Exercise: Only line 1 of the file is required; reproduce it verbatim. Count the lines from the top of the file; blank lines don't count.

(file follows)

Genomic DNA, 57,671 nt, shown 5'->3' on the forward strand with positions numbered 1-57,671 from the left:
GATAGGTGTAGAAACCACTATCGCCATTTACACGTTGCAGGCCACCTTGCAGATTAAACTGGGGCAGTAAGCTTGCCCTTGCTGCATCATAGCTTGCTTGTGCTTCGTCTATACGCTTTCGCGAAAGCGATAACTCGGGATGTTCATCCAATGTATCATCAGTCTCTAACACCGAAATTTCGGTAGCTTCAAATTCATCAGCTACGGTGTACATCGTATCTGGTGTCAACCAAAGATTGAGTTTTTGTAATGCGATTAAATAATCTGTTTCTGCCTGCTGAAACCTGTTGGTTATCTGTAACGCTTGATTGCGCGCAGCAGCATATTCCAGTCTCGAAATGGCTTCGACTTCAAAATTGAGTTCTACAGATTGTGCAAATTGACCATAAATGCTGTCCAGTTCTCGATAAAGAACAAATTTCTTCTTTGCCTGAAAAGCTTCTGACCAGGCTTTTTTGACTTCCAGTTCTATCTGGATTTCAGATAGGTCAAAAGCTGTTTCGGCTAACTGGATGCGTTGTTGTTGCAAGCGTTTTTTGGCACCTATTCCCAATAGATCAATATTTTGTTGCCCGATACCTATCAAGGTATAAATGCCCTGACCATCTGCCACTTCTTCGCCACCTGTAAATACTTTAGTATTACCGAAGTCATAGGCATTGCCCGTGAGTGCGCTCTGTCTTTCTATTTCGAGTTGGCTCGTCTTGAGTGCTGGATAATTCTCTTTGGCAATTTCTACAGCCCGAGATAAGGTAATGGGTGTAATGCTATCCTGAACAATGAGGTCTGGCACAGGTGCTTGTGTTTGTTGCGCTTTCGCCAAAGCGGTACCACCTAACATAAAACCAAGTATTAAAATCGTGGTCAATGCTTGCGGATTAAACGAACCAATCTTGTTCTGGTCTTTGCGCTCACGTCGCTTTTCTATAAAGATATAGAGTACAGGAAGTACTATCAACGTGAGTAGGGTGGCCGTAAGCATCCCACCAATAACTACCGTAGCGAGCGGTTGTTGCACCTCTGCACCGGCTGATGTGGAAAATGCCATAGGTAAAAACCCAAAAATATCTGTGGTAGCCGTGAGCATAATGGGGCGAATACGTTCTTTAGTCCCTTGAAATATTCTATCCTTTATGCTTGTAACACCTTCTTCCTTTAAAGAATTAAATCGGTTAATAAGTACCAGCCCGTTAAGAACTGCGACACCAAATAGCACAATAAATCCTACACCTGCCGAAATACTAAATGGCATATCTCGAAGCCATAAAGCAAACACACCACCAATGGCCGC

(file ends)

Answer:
Genomic DNA, 57,671 nt, shown 5'->3' on the forward strand with positions numbered 1-57,671 from the left: